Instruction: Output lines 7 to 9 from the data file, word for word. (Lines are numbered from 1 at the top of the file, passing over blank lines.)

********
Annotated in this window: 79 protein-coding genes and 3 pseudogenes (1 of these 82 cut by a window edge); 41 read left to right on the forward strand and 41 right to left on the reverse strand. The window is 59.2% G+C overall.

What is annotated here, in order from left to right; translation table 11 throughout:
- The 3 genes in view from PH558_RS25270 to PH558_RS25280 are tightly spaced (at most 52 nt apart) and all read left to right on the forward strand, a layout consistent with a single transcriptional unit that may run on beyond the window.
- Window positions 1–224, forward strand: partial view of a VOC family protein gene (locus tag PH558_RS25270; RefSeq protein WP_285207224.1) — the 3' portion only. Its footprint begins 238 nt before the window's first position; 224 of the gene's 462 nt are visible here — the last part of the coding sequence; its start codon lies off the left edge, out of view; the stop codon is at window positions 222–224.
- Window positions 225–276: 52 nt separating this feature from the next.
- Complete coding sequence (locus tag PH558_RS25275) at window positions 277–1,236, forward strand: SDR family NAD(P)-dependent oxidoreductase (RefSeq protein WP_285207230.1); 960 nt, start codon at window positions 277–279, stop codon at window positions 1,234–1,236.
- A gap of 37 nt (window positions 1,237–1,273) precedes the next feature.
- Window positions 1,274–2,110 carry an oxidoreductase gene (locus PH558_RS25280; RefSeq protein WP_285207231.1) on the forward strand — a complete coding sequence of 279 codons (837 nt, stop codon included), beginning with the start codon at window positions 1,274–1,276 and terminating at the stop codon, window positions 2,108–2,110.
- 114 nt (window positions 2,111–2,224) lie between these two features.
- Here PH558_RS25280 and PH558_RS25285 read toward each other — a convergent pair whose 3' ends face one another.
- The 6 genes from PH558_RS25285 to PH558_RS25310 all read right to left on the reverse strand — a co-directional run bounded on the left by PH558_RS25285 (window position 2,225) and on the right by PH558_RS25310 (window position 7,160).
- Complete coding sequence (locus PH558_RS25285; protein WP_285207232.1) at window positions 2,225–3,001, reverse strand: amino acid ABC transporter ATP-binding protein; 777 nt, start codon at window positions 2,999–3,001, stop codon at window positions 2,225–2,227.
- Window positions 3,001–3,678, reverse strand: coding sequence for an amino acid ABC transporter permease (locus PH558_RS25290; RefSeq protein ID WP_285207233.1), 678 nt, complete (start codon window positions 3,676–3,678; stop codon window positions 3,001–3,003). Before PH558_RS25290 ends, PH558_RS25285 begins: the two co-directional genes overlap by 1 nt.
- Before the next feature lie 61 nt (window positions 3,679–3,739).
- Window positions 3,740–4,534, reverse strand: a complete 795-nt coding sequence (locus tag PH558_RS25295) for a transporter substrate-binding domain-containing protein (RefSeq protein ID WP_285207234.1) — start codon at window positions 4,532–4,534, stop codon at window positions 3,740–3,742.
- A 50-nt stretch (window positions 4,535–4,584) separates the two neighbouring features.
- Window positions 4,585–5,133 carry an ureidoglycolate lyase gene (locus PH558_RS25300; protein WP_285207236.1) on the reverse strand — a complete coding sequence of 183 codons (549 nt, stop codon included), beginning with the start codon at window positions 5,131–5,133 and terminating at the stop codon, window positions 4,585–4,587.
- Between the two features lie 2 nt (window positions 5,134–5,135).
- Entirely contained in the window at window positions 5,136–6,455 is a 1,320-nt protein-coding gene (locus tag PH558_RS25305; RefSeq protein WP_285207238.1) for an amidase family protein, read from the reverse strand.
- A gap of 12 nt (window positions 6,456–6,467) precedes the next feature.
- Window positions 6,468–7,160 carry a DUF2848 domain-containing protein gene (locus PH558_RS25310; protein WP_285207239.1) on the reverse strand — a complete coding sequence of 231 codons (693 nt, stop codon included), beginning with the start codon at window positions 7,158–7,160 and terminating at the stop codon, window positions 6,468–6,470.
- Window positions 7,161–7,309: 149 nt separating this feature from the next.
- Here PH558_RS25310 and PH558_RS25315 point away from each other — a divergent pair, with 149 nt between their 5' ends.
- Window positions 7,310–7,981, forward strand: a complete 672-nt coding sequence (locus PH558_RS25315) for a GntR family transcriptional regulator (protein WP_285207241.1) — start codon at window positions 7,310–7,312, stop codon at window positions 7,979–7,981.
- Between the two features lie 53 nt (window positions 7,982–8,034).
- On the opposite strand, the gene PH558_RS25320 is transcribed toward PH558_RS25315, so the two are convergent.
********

- A gap of 37 nt (window positions 1,237–1,273) precedes the next feature.
- Window positions 1,274–2,110 carry an oxidoreductase gene (locus PH558_RS25280; RefSeq protein WP_285207231.1) on the forward strand — a complete coding sequence of 279 codons (837 nt, stop codon included), beginning with the start codon at window positions 1,274–1,276 and terminating at the stop codon, window positions 2,108–2,110.
- 114 nt (window positions 2,111–2,224) lie between these two features.